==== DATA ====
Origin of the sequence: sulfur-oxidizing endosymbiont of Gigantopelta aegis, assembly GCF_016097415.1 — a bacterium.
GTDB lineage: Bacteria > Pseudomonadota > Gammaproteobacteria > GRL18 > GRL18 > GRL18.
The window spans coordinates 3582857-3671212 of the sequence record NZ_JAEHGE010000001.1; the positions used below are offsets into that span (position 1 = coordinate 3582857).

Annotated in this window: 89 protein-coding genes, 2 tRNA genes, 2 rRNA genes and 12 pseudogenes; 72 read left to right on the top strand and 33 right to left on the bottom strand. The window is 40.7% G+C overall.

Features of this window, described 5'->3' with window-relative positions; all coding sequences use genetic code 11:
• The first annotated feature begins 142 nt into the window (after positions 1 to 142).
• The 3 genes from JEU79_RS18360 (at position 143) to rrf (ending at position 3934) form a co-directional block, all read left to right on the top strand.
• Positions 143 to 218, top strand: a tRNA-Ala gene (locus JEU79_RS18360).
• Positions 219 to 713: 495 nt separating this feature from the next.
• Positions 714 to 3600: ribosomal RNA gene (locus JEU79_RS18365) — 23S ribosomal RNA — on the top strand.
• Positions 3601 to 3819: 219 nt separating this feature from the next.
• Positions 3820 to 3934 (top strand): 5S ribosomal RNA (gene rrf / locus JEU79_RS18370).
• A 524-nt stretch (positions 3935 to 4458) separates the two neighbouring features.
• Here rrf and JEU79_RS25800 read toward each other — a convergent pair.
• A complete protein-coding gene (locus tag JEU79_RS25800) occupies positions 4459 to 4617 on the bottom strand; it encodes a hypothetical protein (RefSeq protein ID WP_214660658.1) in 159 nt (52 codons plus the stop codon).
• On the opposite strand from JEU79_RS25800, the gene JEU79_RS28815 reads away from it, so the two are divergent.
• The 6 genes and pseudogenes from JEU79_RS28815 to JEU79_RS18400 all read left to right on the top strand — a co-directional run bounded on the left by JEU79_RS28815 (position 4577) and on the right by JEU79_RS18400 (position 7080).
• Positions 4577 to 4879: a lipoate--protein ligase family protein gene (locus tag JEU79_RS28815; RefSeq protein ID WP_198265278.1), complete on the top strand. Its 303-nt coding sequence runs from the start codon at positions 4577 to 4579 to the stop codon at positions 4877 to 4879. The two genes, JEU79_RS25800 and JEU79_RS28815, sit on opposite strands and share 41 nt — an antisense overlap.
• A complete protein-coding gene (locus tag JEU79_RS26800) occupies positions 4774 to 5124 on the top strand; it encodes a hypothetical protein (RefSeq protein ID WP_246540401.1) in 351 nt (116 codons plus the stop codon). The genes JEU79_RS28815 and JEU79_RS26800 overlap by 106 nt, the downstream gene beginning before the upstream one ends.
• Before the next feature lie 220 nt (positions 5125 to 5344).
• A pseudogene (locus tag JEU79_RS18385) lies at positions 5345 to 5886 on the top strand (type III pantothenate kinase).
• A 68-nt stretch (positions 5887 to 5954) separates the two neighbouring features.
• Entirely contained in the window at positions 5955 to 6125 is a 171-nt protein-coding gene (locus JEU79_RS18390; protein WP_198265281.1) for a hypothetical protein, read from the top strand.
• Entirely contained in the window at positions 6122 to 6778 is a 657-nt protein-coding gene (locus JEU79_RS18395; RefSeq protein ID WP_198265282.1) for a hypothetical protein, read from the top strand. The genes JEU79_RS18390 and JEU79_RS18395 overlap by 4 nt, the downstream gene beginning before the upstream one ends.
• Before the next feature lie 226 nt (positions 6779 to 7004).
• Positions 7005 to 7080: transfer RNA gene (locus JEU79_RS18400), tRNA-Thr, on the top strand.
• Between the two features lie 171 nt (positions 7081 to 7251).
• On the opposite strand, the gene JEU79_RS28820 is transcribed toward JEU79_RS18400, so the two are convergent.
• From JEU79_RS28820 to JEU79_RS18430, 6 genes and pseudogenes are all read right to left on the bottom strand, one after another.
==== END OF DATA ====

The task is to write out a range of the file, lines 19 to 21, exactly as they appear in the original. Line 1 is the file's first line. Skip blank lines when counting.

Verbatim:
• A complete protein-coding gene (locus tag JEU79_RS26800) occupies positions 4774 to 5124 on the top strand; it encodes a hypothetical protein (RefSeq protein ID WP_246540401.1) in 351 nt (116 codons plus the stop codon). The genes JEU79_RS28815 and JEU79_RS26800 overlap by 106 nt, the downstream gene beginning before the upstream one ends.
• Before the next feature lie 220 nt (positions 5125 to 5344).
• A pseudogene (locus tag JEU79_RS18385) lies at positions 5345 to 5886 on the top strand (type III pantothenate kinase).